The CBC Diversity initiative was founded in 2012, as part of the Children’s Book Council’s commitment to promoting diverse voices in literature for young people. We believe that all children deserve to see their world reflected in the books they read. We recognize that diversity takes on many forms, including differences in race, religion, gender, geography, sexual orientation, class, and ability.
In addition to championing diverse authors and illustrators, CBC Diversity strives to open up the publishing industry to a wider range of employees. We’ve taken an active role in recruiting diverse candidates, participating in school career fairs and partnering with We Need Diverse Books on its summer internship program.
your author-illustrator debut! Can you tell us about your inspiration for Alma
and How She Got Her Name?
ALMA is a picture book
about a little girl with a long name and a big story behind her name. The
story has autobiographical elements and is inspired by my own strong connection
to my extended family. I believe we are all a little bit of those that came before
us, and we carry a little of each of our ancestors with us. At the same time,
we are uniquely ourselves.
How does being a
diverse author and artist contribute to and inspire your work?
I was born and raised
in Lima, Peru, and moved to the United States in my mid twenties. In my first
years as an immigrant, I was trying to find my place in the US. I wanted to
feel less foreign and assimilate fast. I disliked standing out. But welcoming
my new culture and traditions came at the cost of giving up those aspects that
made me who I was. After I got married and had our first child, I came to the
realization that I needed to reclaim the unique aspects of my Peruvian culture.
I realized my culture was part of my whole personal identity, and I wanted to
pass my culture onto my children. It is at that moment that I started
illustrating and attempting to write for children. My work carries my Peruvian
and Latino culture deeply. In ALMA, I am writing and illustrating a book about
a little girl who is discovering who she is in this world just as I discovered
my place in my world.
Mike Mullin, author of Surface Tension, shares his book list “Books for Teens Featuring African-American Protagonists.” Check out the preview below and the full list & 5 book giveaway on the Multicultural Children’s Book Day website.
1. Roll of Thunder, Hear My Cry by Mildred D. Taylor
I first read this novel the same year I first saw Star Wars, when I was ten or eleven. Both experiences linger in my memory nearly 40 years later. It wasn’t the first time I’d read books with Black protagonists (that would be Ezra Jack Keats’ brilliant picture books), but it was the first time I’d read about the brutality of racism. Roll of Thunder Hear My Cry is set in 1930’s Mississippi—Taylor sets the scene so well that by the time you’re done reading you’ll be able to taste the rust-colored dust of the dirt roads.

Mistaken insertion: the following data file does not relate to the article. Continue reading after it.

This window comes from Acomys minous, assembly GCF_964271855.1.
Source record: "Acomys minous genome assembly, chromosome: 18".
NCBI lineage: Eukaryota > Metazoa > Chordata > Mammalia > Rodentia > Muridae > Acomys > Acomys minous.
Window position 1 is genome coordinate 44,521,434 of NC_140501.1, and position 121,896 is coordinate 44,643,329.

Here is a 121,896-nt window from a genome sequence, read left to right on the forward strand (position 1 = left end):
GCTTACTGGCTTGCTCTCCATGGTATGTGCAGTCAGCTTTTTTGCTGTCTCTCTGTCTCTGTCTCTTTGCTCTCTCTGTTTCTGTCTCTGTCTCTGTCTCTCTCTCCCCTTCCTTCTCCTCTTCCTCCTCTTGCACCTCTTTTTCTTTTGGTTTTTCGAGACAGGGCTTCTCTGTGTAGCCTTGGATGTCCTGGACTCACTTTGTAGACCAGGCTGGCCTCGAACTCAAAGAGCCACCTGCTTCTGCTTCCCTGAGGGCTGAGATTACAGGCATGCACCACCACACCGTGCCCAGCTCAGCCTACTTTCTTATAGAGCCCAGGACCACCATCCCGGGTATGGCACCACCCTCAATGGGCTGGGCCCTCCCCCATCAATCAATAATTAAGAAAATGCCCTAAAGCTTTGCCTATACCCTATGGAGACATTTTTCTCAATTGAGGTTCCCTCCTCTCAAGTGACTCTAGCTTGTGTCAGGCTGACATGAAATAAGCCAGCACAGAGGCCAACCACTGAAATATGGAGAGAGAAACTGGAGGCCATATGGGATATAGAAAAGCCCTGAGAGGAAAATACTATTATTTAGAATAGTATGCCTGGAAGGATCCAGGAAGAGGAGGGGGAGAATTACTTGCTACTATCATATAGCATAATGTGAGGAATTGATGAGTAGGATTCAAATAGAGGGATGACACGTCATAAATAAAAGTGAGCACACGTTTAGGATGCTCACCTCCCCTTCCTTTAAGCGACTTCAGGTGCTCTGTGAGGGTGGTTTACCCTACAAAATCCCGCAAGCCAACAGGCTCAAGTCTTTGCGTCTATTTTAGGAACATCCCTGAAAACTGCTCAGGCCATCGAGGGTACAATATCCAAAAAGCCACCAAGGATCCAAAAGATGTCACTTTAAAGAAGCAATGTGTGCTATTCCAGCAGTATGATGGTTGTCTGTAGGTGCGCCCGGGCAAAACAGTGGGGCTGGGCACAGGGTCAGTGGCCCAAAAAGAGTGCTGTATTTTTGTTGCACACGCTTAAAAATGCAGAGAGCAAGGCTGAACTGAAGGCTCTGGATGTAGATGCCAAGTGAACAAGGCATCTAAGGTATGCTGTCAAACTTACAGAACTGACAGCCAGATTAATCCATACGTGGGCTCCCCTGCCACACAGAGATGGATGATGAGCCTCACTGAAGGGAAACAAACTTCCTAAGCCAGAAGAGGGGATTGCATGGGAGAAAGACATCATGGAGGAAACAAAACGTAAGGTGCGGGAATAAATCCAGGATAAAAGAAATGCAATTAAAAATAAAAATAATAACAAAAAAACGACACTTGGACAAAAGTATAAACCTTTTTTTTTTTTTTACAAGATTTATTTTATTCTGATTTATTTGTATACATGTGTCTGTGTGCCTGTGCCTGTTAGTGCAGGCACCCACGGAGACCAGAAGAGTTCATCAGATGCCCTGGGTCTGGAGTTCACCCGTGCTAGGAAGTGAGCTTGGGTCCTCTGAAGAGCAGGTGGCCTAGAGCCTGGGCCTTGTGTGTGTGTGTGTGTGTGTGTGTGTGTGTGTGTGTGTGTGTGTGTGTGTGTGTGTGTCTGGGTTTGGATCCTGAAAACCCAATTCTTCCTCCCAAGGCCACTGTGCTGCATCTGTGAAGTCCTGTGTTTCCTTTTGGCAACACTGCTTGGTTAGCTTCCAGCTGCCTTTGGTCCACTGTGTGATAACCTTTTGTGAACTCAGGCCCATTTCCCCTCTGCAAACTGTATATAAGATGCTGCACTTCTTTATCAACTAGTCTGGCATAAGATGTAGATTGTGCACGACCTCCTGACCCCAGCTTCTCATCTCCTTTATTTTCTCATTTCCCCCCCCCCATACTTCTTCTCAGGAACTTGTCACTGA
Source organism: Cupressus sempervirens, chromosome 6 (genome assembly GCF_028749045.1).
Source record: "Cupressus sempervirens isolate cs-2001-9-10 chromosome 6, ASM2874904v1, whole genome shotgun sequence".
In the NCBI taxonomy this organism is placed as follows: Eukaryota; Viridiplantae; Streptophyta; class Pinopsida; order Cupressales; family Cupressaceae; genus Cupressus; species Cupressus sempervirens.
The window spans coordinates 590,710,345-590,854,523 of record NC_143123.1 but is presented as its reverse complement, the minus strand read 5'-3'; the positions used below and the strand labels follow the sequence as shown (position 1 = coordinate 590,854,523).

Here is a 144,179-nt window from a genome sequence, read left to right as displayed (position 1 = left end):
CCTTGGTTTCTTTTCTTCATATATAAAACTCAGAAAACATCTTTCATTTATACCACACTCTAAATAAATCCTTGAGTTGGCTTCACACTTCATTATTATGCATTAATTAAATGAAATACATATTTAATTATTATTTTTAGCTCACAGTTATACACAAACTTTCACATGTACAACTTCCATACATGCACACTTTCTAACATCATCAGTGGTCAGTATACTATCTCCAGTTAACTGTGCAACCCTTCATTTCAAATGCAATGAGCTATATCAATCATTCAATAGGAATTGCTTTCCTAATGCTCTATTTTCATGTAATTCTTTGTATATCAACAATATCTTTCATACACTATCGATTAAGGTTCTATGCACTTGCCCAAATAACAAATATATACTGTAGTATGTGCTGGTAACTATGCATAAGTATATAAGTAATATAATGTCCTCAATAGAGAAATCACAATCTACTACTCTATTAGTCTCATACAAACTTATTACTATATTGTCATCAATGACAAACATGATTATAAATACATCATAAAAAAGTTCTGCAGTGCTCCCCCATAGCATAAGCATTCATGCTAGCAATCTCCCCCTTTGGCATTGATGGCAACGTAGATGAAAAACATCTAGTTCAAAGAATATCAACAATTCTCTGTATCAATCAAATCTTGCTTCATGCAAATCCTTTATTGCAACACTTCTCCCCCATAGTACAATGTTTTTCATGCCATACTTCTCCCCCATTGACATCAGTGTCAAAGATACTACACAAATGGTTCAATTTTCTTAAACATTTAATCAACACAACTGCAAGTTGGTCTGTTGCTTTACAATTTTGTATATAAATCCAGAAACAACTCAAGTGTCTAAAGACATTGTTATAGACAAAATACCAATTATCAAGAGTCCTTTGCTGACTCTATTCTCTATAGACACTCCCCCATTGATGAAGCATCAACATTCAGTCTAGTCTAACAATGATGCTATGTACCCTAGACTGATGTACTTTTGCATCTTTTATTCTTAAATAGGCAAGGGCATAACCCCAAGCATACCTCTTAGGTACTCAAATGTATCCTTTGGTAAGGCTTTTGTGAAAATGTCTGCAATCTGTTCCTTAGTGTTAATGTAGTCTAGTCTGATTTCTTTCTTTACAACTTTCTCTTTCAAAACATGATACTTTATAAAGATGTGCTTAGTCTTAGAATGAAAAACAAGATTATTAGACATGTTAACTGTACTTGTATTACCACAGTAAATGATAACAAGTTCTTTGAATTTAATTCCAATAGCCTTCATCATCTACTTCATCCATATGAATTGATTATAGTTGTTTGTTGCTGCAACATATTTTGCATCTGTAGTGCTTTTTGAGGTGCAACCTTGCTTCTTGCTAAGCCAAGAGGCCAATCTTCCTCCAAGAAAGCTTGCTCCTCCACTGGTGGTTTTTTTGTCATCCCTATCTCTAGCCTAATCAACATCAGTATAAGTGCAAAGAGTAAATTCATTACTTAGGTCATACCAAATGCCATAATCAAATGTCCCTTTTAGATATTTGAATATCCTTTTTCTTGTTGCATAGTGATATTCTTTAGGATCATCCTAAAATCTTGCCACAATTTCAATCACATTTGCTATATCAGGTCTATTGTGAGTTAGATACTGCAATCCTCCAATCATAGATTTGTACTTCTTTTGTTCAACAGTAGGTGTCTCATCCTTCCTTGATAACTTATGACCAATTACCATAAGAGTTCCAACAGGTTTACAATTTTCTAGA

Cassie is an indomitable heroine. Every time I read her story, I alternate between feeling terror and elation as she confronts everything from racist insults to horrific threats against her person. But the true brilliance of the novel is the theme of fire running throughout it, beginning with the horribly burnt body of Mr. Berry and ending with a forest fire—it serves as a stark metaphor for the all-consuming nature of racism. [chapter book, ages 11 and up]
2. M.C. Higgins the Great by Virginia Hamilton
I think I loved this book because I identified so strongly with the protagonist: Mayo Cornelius Higgins, a brainy, disaffected young man who watches the world from atop a 40’ steel pole. Like M.C., I climbed everything in sight. (Trees, buildings… I never had a 40’ pole, but I have no doubt I would have tried to climb it. My favorite place was a tree covered in vines—I could climb up, stick my head out the top, and gaze over what looked like a leafy meadow suspended 60’ above the ground.) I also identified with the alliance M.C. builds with his neighbors, the light-skinned, red-headed Killburns. I never tried to build a wall with the Black kids who lived next door to me—Mark, Todd, and Glen—but we did build some wicked BMX ramps together! Years after I first read M.C. Higgins the Great, I met Virginia Hamilton and she signed a copy for me. I wish I’d bought a hardcover, but at that point I was in college and nearly broke. I also wish my handwriting were half as lovely as hers:
If you enjoy M.C. Higgins the Great, don’t miss The Planet of Junior Brown and The House of Dies Drear, my other favorite Hamilton novels. [chapter book, ages 11 and up]
3. Monster by Walter Dean Myers
I could have put lots of Myers books on this list, but this is the one that haunted my dreams for months after I read it. The protagonist, Steve, is facing 25-years to life for a crime he didn’t commit. Myers tells the story entirely through diary entries and a screenplay Steve is writing. But the real story here is Steve’s inner battle, as he struggles to reject the label society has already branded him with: Monster. [young adult, ages 13 and up]